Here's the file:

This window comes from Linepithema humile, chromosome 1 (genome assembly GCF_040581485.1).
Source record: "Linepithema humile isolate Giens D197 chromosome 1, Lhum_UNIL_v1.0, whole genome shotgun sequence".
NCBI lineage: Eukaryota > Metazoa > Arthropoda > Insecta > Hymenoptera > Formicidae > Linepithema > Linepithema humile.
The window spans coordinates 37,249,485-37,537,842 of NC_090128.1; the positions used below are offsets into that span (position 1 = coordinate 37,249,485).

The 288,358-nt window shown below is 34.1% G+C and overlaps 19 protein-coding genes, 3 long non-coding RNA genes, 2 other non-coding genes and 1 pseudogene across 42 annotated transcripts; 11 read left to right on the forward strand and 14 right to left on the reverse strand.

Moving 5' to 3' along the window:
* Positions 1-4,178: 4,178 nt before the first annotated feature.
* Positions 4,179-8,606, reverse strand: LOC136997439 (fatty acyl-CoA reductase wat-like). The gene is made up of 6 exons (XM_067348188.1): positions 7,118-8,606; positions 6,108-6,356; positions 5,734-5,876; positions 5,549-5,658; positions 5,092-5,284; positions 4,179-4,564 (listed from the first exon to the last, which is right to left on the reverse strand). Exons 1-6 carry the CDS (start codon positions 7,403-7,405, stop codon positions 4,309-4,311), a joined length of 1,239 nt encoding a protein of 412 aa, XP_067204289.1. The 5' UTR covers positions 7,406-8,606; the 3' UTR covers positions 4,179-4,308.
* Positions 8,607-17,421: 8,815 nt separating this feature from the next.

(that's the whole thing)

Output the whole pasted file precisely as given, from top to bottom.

This window comes from Linepithema humile, chromosome 1 (genome assembly GCF_040581485.1).
Source record: "Linepithema humile isolate Giens D197 chromosome 1, Lhum_UNIL_v1.0, whole genome shotgun sequence".
NCBI lineage: Eukaryota > Metazoa > Arthropoda > Insecta > Hymenoptera > Formicidae > Linepithema > Linepithema humile.
The window spans coordinates 37,249,485-37,537,842 of NC_090128.1; the positions used below are offsets into that span (position 1 = coordinate 37,249,485).

The 288,358-nt window shown below is 34.1% G+C and overlaps 19 protein-coding genes, 3 long non-coding RNA genes, 2 other non-coding genes and 1 pseudogene across 42 annotated transcripts; 11 read left to right on the forward strand and 14 right to left on the reverse strand.

Moving 5' to 3' along the window:
* Positions 1-4,178: 4,178 nt before the first annotated feature.
* Positions 4,179-8,606, reverse strand: LOC136997439 (fatty acyl-CoA reductase wat-like). The gene is made up of 6 exons (XM_067348188.1): positions 7,118-8,606; positions 6,108-6,356; positions 5,734-5,876; positions 5,549-5,658; positions 5,092-5,284; positions 4,179-4,564 (listed from the first exon to the last, which is right to left on the reverse strand). Exons 1-6 carry the CDS (start codon positions 7,403-7,405, stop codon positions 4,309-4,311), a joined length of 1,239 nt encoding a protein of 412 aa, XP_067204289.1. The 5' UTR covers positions 7,406-8,606; the 3' UTR covers positions 4,179-4,308.
* Positions 8,607-17,421: 8,815 nt separating this feature from the next.